We develop a general regularized thin-fibre (string) model to predict the properties of non-Newtonian fluid fibres generated by centrifugal spinning. In this process the fibre emerges from a nozzle of a spinneret that rotates rapidly around its axis of symmetry, in the presence of centrifugal, Coriolis, inertial, viscous/shear-thinning, surface tension and gravitational forces. We analyse the effects of five important dimensionless groups, namely, the Rossby number (
$Rb$
), the Reynolds number (
$Re$
), the Weber number (
$We$
), the Froude number (
$Fr$
) and a power-law index (
$m$
), on the steady state trajectory and thinning of fibre radius. In particular, we find that the gravitational force mainly affects the fibre vertical angle at small arc lengths as well as the fibre trajectory. We show that for small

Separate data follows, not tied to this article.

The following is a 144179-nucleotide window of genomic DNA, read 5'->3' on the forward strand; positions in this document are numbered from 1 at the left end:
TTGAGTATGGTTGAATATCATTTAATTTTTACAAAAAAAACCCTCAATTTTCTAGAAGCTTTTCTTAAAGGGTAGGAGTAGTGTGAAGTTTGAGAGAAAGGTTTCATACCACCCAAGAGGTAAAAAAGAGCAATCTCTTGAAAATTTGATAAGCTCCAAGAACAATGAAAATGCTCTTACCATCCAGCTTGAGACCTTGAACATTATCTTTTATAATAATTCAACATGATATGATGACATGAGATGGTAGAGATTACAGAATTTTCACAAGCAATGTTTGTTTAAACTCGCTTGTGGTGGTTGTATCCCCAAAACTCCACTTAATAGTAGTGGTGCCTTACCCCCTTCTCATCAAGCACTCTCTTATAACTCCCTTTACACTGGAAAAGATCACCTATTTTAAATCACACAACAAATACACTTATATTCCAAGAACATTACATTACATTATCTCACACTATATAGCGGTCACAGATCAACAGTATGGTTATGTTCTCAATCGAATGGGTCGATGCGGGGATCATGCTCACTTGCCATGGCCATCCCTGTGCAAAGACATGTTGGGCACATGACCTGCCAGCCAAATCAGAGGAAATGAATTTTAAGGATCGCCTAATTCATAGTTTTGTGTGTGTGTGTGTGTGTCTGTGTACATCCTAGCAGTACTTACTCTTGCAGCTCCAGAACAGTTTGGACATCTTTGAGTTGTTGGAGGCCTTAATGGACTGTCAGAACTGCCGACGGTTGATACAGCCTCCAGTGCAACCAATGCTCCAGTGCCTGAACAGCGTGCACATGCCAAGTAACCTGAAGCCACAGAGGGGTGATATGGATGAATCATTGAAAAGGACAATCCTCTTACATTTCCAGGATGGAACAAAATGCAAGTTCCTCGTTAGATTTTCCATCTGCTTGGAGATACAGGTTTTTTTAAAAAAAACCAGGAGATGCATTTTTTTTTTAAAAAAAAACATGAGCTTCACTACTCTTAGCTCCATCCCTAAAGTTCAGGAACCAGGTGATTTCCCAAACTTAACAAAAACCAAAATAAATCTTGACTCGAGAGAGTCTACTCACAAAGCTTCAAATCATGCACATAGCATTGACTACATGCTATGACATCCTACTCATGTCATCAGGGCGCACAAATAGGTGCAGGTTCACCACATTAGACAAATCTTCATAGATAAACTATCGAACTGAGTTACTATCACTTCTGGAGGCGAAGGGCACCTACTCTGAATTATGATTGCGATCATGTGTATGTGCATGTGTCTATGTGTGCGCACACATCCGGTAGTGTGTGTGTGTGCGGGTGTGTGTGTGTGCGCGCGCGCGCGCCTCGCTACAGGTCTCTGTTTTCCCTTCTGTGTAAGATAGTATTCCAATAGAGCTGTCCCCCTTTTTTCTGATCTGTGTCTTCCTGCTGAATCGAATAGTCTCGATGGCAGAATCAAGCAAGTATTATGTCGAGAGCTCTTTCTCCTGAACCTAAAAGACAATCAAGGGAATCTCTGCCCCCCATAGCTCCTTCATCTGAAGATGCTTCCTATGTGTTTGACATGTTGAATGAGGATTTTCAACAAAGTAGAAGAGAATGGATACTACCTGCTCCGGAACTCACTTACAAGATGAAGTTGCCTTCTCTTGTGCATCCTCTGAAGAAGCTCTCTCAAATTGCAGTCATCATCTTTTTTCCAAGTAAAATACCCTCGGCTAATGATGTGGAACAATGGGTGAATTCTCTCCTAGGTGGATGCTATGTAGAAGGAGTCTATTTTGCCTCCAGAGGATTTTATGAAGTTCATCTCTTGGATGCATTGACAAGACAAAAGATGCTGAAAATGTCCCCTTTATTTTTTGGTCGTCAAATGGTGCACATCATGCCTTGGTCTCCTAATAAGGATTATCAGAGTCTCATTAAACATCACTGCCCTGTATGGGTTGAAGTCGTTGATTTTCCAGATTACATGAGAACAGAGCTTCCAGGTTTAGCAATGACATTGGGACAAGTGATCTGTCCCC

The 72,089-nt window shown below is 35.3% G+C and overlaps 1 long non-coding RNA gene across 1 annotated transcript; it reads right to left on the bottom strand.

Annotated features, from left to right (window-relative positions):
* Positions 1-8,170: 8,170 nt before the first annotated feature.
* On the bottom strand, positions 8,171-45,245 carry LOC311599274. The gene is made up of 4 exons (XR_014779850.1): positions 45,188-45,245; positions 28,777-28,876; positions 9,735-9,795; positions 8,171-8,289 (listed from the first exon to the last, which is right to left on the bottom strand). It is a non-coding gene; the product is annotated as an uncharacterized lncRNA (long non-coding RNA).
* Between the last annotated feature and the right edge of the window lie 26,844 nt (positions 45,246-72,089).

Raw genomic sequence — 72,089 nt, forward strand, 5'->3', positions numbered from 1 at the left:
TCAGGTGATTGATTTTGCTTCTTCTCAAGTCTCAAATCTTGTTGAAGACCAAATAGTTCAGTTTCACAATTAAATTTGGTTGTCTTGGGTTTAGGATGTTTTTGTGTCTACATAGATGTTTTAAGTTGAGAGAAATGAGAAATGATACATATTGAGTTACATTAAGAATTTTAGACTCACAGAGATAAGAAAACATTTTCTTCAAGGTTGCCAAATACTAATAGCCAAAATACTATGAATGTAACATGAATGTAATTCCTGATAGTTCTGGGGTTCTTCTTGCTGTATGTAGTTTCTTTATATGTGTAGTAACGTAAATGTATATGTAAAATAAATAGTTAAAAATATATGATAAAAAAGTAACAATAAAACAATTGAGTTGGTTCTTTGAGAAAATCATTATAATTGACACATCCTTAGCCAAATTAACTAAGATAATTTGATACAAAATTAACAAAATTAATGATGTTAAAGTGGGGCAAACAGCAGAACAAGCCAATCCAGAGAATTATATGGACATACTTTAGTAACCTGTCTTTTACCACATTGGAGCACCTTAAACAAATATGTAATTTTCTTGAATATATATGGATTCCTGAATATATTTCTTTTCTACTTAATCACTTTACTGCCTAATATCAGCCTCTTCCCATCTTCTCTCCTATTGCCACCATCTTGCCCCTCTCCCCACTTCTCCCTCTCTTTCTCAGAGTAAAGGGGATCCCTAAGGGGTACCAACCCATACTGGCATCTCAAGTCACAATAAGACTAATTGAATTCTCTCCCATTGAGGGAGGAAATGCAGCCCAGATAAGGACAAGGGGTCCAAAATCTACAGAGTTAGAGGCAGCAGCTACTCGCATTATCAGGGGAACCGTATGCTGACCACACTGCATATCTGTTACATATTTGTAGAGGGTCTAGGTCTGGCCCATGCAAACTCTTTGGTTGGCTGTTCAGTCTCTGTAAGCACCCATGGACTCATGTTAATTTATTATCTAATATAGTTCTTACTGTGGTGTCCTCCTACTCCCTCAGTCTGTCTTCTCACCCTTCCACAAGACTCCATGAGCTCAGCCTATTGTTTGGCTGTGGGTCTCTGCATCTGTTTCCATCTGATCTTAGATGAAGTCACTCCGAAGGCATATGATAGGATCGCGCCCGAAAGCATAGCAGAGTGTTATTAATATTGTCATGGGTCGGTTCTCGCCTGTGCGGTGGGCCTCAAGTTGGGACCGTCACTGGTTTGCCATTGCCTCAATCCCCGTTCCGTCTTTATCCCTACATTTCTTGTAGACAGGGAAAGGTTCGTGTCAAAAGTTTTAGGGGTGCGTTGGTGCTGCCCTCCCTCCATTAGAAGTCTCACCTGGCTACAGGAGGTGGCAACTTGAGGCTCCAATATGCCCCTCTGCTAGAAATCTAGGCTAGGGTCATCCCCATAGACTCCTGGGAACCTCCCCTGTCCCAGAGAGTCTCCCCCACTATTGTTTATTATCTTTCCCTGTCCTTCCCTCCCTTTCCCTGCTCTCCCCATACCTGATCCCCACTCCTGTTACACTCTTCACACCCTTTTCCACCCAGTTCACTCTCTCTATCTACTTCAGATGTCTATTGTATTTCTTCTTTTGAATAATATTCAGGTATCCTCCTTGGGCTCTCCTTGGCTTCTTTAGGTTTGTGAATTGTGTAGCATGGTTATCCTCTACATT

$Rb$
, which is the regime of nanofibre formation in centrifugal spinning methods, rapid thinning of the fibre radius occurs over small arc lengths, which becomes more pronounced as
$Re$
increases or
$m$
decreases. At larger arc lengths, a relatively large
$We$
results in a spiral trajectory regime, where the fibre eventually recovers a corresponding inviscid limit with a slow thinning of the fibre radius as a function of the arc length. Viscous forces do not prevent the fibre from approaching the inviscid limit, but very strong surface tension forces may do so as they could even result in a circular trajectory with an almost constant fibre radius. We divide the spiral and circular trajectories into zones of no thinning, intense thinning and slow or ceased thinning, and for each zone we provide simple expressions for the fibre radius as a function of the arc length.